She has published essays on Medea, fat politics, and embodiment. Cheryl holds a BA in Psychology from Duke University, an MA in clinical Psychology from the University of Connecticut, and a PhD in Jungian Studies from the Union Institute.

About Jodieas-seen-in-december-16-pink

Sydney Soul-Centred Psychotherapist + Eating Psychology Specialist, Jodie Gale, is a leading specialist in women’s emotional, psychological and spiritual health and well-being. Over the last 20 years, Jodie has helped 100s of women to transform their lives. She has a private supervision, counselling, life-coaching and psychotherapy practice in Manly, Allambie Heights and Frenchs Forest on the Northern Beaches of Sydney. Jodie is passionate about putting the soul back into therapy!

This is one of my all time favourite episodes of the Women In-Depth: Conversations About the Inner Lives of Women Podcast.

Our early relationships with our primary caregivers have a profound impact on our emerging sense of self.

In my depth psychotherapy work with women, exploring the mother-wound and how to become a nourishing mother to the inner child is a powerful part of the journey, particularly for those with eating disorders and other food, weight and body image concerns.

Lourdes Viado, creator and host of Women In-Depth and Bethany Webster from Womb of Light discuss in this episode:

• How the Mother Wound affects all aspects of a woman’s life
• How having an abortion at 19 changed Bethany’s life perspective
• Working on childhood history and spirituality
• Devaluing the feminine
• How the Mother Wound is a product of patriarchy
• How it is a universal wound
• The importance of looking within
• Moving towards being a culture of depth and reflection
• How you can carry your energy differently and create change
• Healing the Mother Wound through an algorithm of safety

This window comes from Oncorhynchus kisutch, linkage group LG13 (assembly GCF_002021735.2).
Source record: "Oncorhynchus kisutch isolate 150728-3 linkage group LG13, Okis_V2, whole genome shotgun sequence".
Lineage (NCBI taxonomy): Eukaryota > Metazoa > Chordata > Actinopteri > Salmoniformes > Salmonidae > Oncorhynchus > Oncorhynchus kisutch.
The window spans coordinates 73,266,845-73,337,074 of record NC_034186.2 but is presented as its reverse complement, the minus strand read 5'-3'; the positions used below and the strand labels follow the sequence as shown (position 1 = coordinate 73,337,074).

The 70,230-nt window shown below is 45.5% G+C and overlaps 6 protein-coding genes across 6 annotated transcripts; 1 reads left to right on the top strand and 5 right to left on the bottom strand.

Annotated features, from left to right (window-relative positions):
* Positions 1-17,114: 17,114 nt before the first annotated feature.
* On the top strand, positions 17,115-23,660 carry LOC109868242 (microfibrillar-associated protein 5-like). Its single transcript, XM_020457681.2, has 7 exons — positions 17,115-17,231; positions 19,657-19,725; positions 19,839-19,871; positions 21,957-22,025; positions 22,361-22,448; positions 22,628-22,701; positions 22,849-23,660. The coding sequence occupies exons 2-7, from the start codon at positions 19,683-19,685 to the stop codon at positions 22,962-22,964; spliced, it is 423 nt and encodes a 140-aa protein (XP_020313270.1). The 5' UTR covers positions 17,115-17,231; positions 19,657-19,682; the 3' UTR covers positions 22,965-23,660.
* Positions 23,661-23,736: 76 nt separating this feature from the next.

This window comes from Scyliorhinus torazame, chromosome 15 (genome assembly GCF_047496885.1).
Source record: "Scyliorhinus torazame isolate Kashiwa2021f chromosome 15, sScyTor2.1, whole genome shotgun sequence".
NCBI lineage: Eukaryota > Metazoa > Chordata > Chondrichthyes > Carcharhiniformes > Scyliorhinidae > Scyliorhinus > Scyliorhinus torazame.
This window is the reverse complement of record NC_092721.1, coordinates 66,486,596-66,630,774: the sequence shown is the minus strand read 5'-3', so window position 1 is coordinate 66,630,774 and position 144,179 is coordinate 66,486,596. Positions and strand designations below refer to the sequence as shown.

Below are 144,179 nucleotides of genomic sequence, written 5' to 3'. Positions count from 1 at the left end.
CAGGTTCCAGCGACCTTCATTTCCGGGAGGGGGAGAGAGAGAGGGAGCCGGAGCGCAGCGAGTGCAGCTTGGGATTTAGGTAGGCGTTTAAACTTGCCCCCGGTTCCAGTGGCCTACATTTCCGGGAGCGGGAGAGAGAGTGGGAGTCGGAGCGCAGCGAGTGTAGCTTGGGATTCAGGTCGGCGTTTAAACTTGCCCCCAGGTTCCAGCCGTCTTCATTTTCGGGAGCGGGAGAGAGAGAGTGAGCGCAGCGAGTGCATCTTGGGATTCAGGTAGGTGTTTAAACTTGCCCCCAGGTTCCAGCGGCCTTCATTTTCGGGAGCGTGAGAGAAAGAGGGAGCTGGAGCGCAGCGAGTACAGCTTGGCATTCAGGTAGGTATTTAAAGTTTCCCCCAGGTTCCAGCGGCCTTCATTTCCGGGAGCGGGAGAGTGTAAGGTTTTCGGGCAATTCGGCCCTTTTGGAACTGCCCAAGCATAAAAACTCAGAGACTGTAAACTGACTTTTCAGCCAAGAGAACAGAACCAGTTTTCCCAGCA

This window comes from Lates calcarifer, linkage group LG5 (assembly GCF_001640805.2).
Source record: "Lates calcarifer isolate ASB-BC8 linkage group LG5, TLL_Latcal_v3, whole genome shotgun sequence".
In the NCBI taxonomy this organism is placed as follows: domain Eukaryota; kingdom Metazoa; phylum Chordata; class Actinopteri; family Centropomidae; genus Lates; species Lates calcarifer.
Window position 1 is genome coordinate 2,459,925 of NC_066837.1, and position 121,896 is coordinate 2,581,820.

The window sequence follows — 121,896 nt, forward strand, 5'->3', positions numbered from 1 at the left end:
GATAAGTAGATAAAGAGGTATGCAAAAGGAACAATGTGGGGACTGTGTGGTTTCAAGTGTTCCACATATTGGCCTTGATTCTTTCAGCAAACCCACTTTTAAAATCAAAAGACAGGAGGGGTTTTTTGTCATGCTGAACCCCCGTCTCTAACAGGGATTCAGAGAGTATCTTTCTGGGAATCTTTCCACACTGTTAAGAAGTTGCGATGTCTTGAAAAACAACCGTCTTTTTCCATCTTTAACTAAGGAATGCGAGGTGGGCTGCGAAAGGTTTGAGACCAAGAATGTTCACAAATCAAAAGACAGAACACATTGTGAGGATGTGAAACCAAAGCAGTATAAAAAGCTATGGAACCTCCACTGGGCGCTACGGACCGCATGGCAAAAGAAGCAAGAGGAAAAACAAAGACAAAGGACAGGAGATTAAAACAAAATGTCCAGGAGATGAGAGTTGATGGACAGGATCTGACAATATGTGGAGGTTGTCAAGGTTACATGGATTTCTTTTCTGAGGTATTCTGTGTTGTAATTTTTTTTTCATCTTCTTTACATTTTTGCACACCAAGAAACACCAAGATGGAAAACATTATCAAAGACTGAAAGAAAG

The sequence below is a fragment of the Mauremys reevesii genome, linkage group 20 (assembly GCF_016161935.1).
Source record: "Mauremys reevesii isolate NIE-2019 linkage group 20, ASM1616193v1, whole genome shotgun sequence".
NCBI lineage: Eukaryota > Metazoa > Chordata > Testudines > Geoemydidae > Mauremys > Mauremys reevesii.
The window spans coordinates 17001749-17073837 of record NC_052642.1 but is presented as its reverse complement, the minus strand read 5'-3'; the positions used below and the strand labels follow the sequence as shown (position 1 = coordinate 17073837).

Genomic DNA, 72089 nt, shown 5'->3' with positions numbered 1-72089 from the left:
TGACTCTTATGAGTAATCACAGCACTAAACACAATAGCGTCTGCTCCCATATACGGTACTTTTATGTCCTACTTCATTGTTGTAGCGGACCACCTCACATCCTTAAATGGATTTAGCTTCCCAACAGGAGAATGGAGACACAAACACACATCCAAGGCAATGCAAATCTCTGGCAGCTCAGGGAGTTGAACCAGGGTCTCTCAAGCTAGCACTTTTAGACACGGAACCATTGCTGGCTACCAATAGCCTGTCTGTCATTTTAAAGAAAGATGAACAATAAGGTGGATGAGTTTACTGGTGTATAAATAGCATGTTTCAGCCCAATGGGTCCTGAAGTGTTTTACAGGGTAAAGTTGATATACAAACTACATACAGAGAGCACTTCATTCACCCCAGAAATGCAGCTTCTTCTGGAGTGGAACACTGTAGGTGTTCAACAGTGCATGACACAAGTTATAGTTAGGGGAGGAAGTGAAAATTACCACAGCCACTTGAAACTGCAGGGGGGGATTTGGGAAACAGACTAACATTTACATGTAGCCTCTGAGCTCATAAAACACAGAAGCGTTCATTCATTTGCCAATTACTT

• Re-parenting your inner child that wasn’t mothered
• How the Mother Wound has three levels
• Repeating unhealthy motherhood behaviors in our adult life
• How the disconnect with our mothers resonates in our feeling towards life
• Dealing with taboos and stereotypes around the Mother Wound
• Realizing mothers can’t fill all our needs
• Why this isn’t simply bringing up the past
• To see the Mother Wound as a tool of empowerment

I hope you enjoy this episode as much as I did!

Healing the Mother Wound with Lourdes Viado and Bethany Webster

About Jodieas-seen-in-december-16-pink

Sydney Soul-Centred Psychotherapist + Eating Psychology Specialist, Jodie Gale, is a leading specialist in women’s emotional, psychological and spiritual health and well-being. Over the last 20 years, Jodie has helped 100s of women to transform their lives. She has a private counselling, life-coaching and psychotherapy practice in Manly, Allambie Heights and Frenchs Forest on the Northern Beaches of Sydney. Jodie is passionate about putting the soul back into therapy!

Image Credit: Netflix

To the Bone Review

There is a lot of controversy surrounding the Netflix movie, To the Bone. As a former long-time sufferer of bulimia and as a counsellor and psychotherapist who has worked for nearly 20 years with women suffering with eating disorders – I get it.

I viewed To the Bone as a slice of one person’s struggle, at one point in time. Unfortunately that means it can’t be representative of all people who suffer and all types of eating disorders. From this place, I didn’t find it as bad as some of the reviews because it does raise some important talking points. The only real disappointment for me is that it lacked a depth exploration of the main character Ellen’s suffering and what it really takes to recover.

 

Here are my thoughts about To the Bone (with spoilers):

The focus on the dysfunctional relationships within Ellen’s family system

The story starts by highlighting the relationships between Ellen and her family. Ellen’s mother and father are separated. We don’t see the father throughout the movie – he is physically and emotionally absent. Ellen’s mother and step mother are completely unaware of Ellen’s needs and are distracted by their own lives. Ellen lacks a nourishing mother.

There is sometimes a reluctance amongst eating disorder therapists to talk about how certain parenting styles contribute to the development of the eating disorder. This is concerning considering in nearly 20 years of working with women with food, weight and body image concerns, almost every client I have worked with has grown up in a family where she has suffered at very least childhood emotional neglect, at worse, narcissistic wounding and complex trauma related to experiences within the family system.